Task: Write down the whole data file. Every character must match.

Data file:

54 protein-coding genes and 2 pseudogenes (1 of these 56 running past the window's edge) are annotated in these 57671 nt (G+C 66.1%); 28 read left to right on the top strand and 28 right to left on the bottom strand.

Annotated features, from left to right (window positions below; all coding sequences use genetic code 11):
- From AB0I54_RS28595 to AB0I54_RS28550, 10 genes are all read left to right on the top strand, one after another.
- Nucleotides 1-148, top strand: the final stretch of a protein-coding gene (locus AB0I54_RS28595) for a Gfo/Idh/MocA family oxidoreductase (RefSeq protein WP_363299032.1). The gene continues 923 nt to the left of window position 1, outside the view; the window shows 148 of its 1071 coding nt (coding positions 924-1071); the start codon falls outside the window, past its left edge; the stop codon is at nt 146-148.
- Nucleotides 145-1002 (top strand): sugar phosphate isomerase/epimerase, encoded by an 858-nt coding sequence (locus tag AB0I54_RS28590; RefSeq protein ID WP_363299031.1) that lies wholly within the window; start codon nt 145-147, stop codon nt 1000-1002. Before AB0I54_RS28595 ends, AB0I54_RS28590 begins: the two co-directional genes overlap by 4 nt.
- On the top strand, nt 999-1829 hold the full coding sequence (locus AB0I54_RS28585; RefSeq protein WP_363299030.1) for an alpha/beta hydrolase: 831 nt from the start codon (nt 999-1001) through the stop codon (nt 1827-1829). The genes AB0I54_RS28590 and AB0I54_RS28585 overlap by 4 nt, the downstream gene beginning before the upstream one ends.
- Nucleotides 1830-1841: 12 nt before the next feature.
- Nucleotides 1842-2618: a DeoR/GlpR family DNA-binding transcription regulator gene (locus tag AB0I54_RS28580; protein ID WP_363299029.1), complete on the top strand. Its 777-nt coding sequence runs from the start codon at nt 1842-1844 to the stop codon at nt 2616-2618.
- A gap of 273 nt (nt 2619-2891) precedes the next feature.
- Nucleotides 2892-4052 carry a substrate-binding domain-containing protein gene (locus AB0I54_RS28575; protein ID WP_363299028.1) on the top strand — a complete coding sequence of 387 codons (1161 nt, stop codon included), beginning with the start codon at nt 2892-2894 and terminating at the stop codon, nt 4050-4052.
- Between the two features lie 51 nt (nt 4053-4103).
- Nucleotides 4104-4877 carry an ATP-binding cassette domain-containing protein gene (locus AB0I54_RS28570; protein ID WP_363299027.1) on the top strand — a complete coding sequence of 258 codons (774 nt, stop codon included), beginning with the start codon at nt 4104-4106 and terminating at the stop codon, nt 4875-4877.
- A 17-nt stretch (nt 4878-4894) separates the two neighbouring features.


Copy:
54 protein-coding genes and 2 pseudogenes (1 of these 56 running past the window's edge) are annotated in these 57671 nt (G+C 66.1%); 28 read left to right on the top strand and 28 right to left on the bottom strand.

Annotated features, from left to right (window positions below; all coding sequences use genetic code 11):
- From AB0I54_RS28595 to AB0I54_RS28550, 10 genes are all read left to right on the top strand, one after another.
- Nucleotides 1-148, top strand: the final stretch of a protein-coding gene (locus AB0I54_RS28595) for a Gfo/Idh/MocA family oxidoreductase (RefSeq protein WP_363299032.1). The gene continues 923 nt to the left of window position 1, outside the view; the window shows 148 of its 1071 coding nt (coding positions 924-1071); the start codon falls outside the window, past its left edge; the stop codon is at nt 146-148.
- Nucleotides 145-1002 (top strand): sugar phosphate isomerase/epimerase, encoded by an 858-nt coding sequence (locus tag AB0I54_RS28590; RefSeq protein ID WP_363299031.1) that lies wholly within the window; start codon nt 145-147, stop codon nt 1000-1002. Before AB0I54_RS28595 ends, AB0I54_RS28590 begins: the two co-directional genes overlap by 4 nt.
- On the top strand, nt 999-1829 hold the full coding sequence (locus AB0I54_RS28585; RefSeq protein WP_363299030.1) for an alpha/beta hydrolase: 831 nt from the start codon (nt 999-1001) through the stop codon (nt 1827-1829). The genes AB0I54_RS28590 and AB0I54_RS28585 overlap by 4 nt, the downstream gene beginning before the upstream one ends.
- Nucleotides 1830-1841: 12 nt before the next feature.
- Nucleotides 1842-2618: a DeoR/GlpR family DNA-binding transcription regulator gene (locus tag AB0I54_RS28580; protein ID WP_363299029.1), complete on the top strand. Its 777-nt coding sequence runs from the start codon at nt 1842-1844 to the stop codon at nt 2616-2618.
- A gap of 273 nt (nt 2619-2891) precedes the next feature.
- Nucleotides 2892-4052 carry a substrate-binding domain-containing protein gene (locus AB0I54_RS28575; protein ID WP_363299028.1) on the top strand — a complete coding sequence of 387 codons (1161 nt, stop codon included), beginning with the start codon at nt 2892-2894 and terminating at the stop codon, nt 4050-4052.
- Between the two features lie 51 nt (nt 4053-4103).
- Nucleotides 4104-4877 carry an ATP-binding cassette domain-containing protein gene (locus AB0I54_RS28570; protein ID WP_363299027.1) on the top strand — a complete coding sequence of 258 codons (774 nt, stop codon included), beginning with the start codon at nt 4104-4106 and terminating at the stop codon, nt 4875-4877.
- A 17-nt stretch (nt 4878-4894) separates the two neighbouring features.